November 7, 2018


Despite Everything, Turkey and the U.S. Are Getting Closer (Eli Lake, November 5, 2018, Bloomberg)

It was only three months ago that President Donald Trump was boasting about sanctions designed to cripple Turkey's economy. On Monday, Turkey became one of eight countries to receive an exemption from sanctions designed to cripple Iran's economy.

Granted, in the interim, a few things happened. To start, President Recep Tayyip Erdogan last month finally allowed the American pastor Andrew Brunson to leave his jail cell and return home. His imprisonment had been a major irritant with Trump, who believed Erdogan had backed out of an earlier deal to free him. Brunson's release came when Erdogan had some leverage because of Saudi Arabia's killing of Washington Post columnist Jamal Khashoggi in the Turkish consulate in Istanbul. Erdogan's government has been dripping out details of that Saudi crime for a month, but has yet to release an audio recording of the crime itself.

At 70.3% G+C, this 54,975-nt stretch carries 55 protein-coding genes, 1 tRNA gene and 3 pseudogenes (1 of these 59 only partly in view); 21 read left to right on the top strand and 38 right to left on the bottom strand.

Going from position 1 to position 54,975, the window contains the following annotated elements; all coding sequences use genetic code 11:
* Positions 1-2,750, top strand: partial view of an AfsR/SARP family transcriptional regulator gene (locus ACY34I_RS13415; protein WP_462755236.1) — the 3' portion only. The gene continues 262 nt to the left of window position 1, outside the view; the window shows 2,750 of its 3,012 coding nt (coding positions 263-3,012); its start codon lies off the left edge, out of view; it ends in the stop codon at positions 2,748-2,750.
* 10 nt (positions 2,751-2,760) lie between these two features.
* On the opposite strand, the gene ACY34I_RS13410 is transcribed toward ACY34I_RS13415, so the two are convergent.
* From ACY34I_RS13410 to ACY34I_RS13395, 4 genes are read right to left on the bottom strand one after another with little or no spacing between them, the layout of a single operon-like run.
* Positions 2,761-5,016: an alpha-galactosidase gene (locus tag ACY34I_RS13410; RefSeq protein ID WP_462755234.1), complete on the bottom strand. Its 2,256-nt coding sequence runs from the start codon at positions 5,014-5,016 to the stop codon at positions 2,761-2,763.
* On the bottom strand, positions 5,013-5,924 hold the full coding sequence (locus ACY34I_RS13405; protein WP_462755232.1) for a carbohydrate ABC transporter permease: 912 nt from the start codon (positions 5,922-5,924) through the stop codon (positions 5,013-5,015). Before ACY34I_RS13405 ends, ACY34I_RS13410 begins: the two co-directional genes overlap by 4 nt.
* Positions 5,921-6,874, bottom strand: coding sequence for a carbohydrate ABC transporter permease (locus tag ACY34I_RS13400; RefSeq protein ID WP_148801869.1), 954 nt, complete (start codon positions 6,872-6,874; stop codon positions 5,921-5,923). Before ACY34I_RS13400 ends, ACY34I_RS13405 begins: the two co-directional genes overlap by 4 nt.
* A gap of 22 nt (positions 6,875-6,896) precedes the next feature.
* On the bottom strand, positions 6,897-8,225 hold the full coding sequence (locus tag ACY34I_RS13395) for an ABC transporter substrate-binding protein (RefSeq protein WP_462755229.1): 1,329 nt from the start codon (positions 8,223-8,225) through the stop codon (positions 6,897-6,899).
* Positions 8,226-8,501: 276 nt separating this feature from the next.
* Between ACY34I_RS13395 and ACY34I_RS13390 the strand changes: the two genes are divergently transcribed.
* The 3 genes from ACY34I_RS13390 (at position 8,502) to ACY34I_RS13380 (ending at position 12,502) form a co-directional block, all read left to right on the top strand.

Add to this Erdogan's decision to tone down his anti-American rhetoric. He used to be "defiant and outspoken" about the Iran sanctions, says Aykan Erdemir, a former member of Turkish parliament and scholar at the Foundation for the Defense of Democracies. No longer. The Turks have not stopped buying Iranian oil altogether, but they are buying less of it.

Quicktake: How the U.S. Can Force the World to Squeeze Iran's Oil

The U.S. line on Turkey has also softened -- beyond granting Turkey an exemption from the Iranian oil sanctions. The U.S. Treasury lifted sanctions related to the detention of Brunson last week on two senior Turkish officials.

The entirety of the WoT consists of the alliance between the Anglosphere (minus Israel), the Shi'a, Kurds and Islamist political parties to promote democracy and oppose the Salafi/Wahabbi and secular dictators.  That the alliance makes everyone uncomfortable on the psychological plane makes it no less real on the ground.

Posted by at November 7, 2018 4:21 AM